The Crooked Path

The Crooked Path by Irma Joubert

The Crooked Path cover



From the bestselling author of The Girl From the Train, comes another compelling coming of age story of delayed love, loss, and reconciliation in WWII-era South Africa.

Lettie has always felt different from and overshadowed by the women around her– this friend is richer, that friend is more beautiful, those friends are closer.

Still, she doesn’t let this hold her back. She works hard to apply her mind, trying to compensate for her perceived lack of beauty with diligent academic work and a successful career as a doctor. She learns to treasure her friendships, but she still wonders if any man will ever return her interest.

Marco’s experience in the second world war have robbed him of love and health. When winters in his native Italy prove dangerous to his health even after the war has ended, he moves to South Africa to be with his brother, husband to one of Lettie’s best friends. Marco is Lettie’s first patient, and their relationship grows as she aids him on the road back to restored health.

In the company of beloved characters from The Child of the River, Marco and Lettie find a happiness that neither of them thought possible. With that joy comes pain and loss, but Lettie learns that life—while perhaps a crooked path—is always a journey worth taking.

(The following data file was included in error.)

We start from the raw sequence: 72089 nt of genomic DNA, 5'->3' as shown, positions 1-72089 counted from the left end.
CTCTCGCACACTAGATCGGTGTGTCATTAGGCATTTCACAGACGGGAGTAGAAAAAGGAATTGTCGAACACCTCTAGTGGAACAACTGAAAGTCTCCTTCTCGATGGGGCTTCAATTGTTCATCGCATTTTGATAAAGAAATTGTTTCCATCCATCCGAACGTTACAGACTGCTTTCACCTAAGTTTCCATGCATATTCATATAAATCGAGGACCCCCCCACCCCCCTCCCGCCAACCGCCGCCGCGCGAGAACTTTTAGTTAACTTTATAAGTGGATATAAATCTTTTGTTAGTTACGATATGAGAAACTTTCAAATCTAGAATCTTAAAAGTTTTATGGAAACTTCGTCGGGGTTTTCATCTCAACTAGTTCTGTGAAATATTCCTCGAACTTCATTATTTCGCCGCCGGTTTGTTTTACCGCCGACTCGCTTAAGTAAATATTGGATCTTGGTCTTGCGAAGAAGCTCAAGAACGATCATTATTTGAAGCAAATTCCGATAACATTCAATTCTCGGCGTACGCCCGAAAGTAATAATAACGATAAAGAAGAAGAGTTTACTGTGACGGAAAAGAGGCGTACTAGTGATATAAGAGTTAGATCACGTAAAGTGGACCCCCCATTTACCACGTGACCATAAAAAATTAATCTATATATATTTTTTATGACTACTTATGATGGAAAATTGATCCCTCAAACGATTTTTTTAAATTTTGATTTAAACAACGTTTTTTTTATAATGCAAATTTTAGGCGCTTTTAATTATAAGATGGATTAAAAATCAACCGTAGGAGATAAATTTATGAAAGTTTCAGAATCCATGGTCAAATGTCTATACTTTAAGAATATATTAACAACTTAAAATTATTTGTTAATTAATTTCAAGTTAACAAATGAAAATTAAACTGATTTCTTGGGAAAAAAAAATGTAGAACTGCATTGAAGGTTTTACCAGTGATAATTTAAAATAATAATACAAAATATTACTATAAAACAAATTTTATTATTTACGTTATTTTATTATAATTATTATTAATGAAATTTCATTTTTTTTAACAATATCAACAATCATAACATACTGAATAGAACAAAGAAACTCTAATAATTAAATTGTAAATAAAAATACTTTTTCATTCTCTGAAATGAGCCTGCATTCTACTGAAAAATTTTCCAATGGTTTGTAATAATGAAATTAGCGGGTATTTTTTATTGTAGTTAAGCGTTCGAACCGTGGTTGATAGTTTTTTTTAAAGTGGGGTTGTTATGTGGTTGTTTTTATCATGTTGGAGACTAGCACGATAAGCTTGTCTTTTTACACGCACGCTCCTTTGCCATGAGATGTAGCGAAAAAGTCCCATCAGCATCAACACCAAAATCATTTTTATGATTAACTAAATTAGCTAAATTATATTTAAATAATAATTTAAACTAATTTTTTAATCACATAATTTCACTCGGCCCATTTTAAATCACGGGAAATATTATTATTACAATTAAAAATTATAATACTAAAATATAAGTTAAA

• This book was Published by Thomas Nelson
  • It released November 7th, 2017
  • It’s 398 pages
  • I got it free from Harper Collins BookLook Bloggers program in exchange for a review. (thanks!) My thoughts are my own, as always.

Here are a couple places you can buy it or learn more:

Goodreads  |  Amazon  |  Thomas Nelson

I love history, and I love historical fiction. I don’t tend to gravitate toward war stories later than the Civil War, because it just hurts too much. That said, I realized that The Crooked Path was a story about World War Two, and I was okay with that.

This story, unlike many well-told stories of war, seemed completely emotionless to me. It was as if the narrator or author’s voice was a monotone. This story was slow. It was boring. And it felt like nothing mattered.

This is a story about love, and loss, and war, and horrible things, and IT FELT EMOTIONLESS.

While I dislike war stories because they’re so full of emotion, I think I dislike war stories told this way even more.

My rating: 2 stars.

Other Booklook Reviews: The Austen Escape  |  The Space Between Words  |  The Writing Desk